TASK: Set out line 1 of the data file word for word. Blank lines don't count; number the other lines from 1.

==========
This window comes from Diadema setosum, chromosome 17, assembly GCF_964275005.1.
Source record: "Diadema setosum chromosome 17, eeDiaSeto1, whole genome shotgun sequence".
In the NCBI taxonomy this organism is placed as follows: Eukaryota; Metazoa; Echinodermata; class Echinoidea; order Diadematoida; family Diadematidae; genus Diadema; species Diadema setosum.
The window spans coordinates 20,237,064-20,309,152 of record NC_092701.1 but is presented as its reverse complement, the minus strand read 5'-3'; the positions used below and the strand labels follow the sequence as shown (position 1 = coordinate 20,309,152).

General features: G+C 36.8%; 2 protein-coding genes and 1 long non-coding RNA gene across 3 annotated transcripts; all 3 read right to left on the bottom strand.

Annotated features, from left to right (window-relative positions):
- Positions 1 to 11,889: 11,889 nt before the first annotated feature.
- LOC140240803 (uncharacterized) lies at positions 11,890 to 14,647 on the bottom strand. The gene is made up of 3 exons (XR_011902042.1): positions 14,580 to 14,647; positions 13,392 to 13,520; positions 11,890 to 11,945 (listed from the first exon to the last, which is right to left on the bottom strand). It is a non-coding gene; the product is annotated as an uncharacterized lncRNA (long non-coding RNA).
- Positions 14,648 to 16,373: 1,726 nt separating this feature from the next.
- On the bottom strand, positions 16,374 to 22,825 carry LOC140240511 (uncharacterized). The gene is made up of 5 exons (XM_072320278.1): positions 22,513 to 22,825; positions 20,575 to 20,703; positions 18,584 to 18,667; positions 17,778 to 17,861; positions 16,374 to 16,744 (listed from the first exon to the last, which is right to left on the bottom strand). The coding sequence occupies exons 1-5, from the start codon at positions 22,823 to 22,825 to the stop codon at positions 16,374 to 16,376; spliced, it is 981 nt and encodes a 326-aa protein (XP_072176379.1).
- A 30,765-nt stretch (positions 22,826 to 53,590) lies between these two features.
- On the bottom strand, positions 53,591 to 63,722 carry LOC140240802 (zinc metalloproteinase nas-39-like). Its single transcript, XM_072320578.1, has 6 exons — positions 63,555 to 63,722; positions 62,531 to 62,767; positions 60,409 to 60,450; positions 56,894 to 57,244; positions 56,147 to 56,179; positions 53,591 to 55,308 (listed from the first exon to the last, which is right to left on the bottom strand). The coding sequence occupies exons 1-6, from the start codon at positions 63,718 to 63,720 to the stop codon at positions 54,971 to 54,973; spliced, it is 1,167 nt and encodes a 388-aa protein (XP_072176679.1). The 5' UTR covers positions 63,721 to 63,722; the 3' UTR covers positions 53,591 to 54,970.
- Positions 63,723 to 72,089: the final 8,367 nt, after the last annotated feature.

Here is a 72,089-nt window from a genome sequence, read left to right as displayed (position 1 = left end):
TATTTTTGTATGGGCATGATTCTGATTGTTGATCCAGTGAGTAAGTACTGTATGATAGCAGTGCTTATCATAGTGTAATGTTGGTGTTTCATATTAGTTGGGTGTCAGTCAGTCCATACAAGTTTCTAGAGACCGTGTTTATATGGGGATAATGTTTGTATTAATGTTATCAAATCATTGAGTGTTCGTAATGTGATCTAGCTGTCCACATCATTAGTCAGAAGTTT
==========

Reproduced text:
This window comes from Diadema setosum, chromosome 17, assembly GCF_964275005.1.